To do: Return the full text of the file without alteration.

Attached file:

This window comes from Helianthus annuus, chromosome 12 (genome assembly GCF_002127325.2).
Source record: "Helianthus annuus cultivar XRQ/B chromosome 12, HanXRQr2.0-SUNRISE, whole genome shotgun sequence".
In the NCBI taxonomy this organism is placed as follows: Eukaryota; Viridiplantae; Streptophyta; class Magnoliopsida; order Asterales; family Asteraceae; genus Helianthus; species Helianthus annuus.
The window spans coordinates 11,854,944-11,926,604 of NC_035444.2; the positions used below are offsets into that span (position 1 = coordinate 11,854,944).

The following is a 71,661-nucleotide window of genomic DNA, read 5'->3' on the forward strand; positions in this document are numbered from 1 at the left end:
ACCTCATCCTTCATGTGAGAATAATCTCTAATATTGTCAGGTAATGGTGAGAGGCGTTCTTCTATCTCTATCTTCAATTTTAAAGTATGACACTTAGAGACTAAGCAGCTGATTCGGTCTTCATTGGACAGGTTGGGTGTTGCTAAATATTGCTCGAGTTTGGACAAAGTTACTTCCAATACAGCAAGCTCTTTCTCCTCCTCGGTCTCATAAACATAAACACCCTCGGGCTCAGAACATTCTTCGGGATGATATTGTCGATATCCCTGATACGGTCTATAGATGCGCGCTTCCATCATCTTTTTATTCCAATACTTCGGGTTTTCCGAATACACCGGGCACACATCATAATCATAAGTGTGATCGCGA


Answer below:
This window comes from Helianthus annuus, chromosome 12 (genome assembly GCF_002127325.2).
Source record: "Helianthus annuus cultivar XRQ/B chromosome 12, HanXRQr2.0-SUNRISE, whole genome shotgun sequence".
In the NCBI taxonomy this organism is placed as follows: Eukaryota; Viridiplantae; Streptophyta; class Magnoliopsida; order Asterales; family Asteraceae; genus Helianthus; species Helianthus annuus.
The window spans coordinates 11,854,944-11,926,604 of NC_035444.2; the positions used below are offsets into that span (position 1 = coordinate 11,854,944).

The following is a 71,661-nucleotide window of genomic DNA, read 5'->3' on the forward strand; positions in this document are numbered from 1 at the left end:
ACCTCATCCTTCATGTGAGAATAATCTCTAATATTGTCAGGTAATGGTGAGAGGCGTTCTTCTATCTCTATCTTCAATTTTAAAGTATGACACTTAGAGACTAAGCAGCTGATTCGGTCTTCATTGGACAGGTTGGGTGTTGCTAAATATTGCTCGAGTTTGGACAAAGTTACTTCCAATACAGCAAGCTCTTTCTCCTCCTCGGTCTCATAAACATAAACACCCTCGGGCTCAGAACATTCTTCGGGATGATATTGTCGATATCCCTGATACGGTCTATAGATGCGCGCTTCCATCATCTTTTTATTCCAATACTTCGGGTTTTCCGAATACACCGGGCACACATCATAATCATAAGTGTGATCGCGA